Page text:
ONC launches Direct Project with pilots in Minn., R.I.

The Office of the National Coordinator for Health IT announced Wednesday that providers and public health agencies in Minnesota and Rhode Island have begun securely exchanging health information online as part of the Direct Project.

The Direct Project establishes secure, scalable and standards-based specs to transfer medical data to trusted recipients over the Web.

Envisioned as an easy-to-use, Internet-based complement to the Nationwide Health Information Network (NHIN), the Direct Project enables the encrypted "push" of health information from a sender to a known receiver – replacing paper-based mail and fax transmissions.

[See also: Vendors, policymakers discuss 'push' messaging.]

The ONC calls the Minnesota and Rhode Island pilots "a significant step" toward making health information exchange "accessible and practical for all the nation’s clinicians" in support of Stage 1 Meaningful Use requirements.

Speaking on a conference call Wednesday afternoon, IT chief David Blumenthal, MD, said that the "NHIN Direct Project is an essential element" in making the regular electronic exchange of patient data a reality nationwide.

Importantly, he said, it does so "not just for big sophisticated healthcare systems that have hot and cold running health information technology support, but for 'the little guy' – the solo practitioner, the storefront, the critical access hospital. Basically anyone in the world who can use the Internet."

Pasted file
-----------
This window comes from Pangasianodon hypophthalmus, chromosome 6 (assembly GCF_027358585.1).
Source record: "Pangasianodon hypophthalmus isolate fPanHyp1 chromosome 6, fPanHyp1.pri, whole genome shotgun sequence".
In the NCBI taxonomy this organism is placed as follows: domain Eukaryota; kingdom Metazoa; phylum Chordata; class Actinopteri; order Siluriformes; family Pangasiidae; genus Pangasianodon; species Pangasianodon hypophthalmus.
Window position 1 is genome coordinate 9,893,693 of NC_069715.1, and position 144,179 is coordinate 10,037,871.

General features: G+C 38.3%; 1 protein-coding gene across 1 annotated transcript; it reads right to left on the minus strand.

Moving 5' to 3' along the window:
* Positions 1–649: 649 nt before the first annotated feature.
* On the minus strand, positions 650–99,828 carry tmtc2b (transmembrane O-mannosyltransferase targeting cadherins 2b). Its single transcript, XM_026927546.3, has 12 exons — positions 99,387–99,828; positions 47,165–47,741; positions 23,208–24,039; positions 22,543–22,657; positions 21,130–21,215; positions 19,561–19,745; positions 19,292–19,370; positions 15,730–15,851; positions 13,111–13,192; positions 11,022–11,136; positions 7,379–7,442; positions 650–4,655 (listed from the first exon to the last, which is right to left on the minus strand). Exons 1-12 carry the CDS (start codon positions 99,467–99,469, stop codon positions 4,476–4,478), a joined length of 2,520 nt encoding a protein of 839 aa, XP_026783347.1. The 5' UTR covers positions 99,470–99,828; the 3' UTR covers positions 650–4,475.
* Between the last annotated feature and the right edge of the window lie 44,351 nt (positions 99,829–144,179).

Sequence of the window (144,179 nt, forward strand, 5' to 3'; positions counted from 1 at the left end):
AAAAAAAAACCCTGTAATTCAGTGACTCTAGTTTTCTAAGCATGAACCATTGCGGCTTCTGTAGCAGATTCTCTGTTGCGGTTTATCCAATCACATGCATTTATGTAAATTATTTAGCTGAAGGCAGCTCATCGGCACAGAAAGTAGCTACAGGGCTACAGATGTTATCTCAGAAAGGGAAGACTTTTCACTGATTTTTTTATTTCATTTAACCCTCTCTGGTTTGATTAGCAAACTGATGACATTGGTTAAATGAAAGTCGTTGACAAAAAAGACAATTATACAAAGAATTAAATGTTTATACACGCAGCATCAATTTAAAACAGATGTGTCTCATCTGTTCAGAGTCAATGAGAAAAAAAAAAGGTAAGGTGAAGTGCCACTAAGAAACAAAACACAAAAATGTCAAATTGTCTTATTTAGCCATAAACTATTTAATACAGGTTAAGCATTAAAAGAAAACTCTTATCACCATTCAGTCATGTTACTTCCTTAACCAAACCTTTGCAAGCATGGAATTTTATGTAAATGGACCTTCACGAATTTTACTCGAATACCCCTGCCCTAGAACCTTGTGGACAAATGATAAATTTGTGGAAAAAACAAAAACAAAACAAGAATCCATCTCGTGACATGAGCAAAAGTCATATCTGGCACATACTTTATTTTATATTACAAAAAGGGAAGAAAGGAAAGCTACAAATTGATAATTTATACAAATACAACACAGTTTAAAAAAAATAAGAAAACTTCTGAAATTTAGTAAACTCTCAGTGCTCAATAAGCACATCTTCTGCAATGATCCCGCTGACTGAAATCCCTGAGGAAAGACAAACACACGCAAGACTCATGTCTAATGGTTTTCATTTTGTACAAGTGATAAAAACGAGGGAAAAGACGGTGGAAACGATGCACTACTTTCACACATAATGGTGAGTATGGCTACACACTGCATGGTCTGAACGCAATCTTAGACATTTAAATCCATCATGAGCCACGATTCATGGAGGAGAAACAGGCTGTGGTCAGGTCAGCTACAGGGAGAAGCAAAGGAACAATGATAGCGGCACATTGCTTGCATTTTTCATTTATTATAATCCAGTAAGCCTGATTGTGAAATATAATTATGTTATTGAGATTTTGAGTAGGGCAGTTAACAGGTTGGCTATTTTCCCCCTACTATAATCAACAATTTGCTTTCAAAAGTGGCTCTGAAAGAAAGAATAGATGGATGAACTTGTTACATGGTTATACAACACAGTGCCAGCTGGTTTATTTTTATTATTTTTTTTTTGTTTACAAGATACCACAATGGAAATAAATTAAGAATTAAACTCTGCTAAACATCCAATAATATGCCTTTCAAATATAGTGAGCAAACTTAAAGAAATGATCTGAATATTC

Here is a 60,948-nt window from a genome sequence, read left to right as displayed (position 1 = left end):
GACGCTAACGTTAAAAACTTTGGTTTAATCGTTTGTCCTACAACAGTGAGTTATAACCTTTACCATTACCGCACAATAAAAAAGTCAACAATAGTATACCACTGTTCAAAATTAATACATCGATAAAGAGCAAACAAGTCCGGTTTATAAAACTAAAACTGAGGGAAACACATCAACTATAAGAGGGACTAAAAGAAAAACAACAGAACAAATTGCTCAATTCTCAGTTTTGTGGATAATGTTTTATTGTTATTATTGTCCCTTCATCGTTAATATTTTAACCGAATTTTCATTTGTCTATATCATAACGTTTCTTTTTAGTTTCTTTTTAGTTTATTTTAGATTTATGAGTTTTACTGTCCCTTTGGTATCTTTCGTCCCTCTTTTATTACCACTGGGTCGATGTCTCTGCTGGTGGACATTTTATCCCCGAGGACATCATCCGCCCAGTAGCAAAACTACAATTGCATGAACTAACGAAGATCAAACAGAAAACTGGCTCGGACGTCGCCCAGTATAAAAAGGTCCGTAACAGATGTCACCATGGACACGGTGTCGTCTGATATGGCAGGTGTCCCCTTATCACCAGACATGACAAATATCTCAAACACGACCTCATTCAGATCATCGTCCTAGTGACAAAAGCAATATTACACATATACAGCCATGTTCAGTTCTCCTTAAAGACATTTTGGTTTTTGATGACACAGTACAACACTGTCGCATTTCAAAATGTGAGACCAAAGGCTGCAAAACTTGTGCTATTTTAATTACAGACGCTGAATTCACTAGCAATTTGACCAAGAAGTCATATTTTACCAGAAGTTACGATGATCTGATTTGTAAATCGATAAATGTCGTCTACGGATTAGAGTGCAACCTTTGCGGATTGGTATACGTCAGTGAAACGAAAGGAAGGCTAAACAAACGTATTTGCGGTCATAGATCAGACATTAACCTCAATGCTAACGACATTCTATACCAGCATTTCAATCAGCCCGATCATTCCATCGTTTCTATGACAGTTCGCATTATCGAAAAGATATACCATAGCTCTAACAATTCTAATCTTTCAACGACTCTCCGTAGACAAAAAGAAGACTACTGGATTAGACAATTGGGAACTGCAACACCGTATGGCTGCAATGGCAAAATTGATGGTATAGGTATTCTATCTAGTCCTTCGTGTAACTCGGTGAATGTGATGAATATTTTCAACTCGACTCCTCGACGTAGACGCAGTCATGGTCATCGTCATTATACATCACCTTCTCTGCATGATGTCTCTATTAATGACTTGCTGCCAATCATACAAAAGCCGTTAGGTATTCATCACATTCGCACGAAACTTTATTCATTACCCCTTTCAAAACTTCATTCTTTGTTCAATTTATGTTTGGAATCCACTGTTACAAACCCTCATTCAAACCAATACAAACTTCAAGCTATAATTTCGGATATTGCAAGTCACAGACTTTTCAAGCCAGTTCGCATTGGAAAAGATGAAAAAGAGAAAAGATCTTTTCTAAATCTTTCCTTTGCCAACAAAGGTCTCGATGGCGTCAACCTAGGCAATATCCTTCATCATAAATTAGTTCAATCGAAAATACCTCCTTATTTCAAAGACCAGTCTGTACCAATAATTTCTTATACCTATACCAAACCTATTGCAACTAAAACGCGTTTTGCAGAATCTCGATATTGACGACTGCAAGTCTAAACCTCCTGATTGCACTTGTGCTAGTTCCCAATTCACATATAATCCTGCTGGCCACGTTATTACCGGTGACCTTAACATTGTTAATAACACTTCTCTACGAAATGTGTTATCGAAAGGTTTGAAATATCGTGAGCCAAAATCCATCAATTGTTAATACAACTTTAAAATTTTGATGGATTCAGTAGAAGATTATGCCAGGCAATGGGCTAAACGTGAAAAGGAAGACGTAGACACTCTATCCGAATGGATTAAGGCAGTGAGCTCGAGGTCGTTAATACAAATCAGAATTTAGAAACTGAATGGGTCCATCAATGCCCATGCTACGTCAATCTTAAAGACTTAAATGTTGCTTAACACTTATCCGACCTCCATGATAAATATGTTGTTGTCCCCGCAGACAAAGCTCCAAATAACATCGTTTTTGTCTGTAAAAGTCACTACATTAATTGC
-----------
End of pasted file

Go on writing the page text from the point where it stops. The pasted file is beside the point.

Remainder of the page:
The system, he said, is "simple and elegant and very meaningful for patients and their caretakers."

More pilots in the works
Direct Project pilot programs will also be launched soon in New York, Connecticut, Tennessee, Texas, Oklahoma and California to demonstrate the effectiveness of the streamlined Direct Project approach, which supports information exchange for core elements of patient care and public health reporting.
 
Designed as part of President Obama’s ‘open government’ initiative to drive rapid innovation, the Direct Project last year brought together some 200 participants from more than 60 companies and other organizations. The volunteers worked together to assemble consensus standards that support secure exchange of basic clinical information and public health data.

With pilot testing of information exchange based on Direct Project specifications being carried out on schedule this year, officials aim toward formal adoption of the standards and wide availability for providers by 2012.

[See also: ONC to begin NHIN Direct testing by year's end.]

Read more about the pilot projects to be launched this year, see next page.

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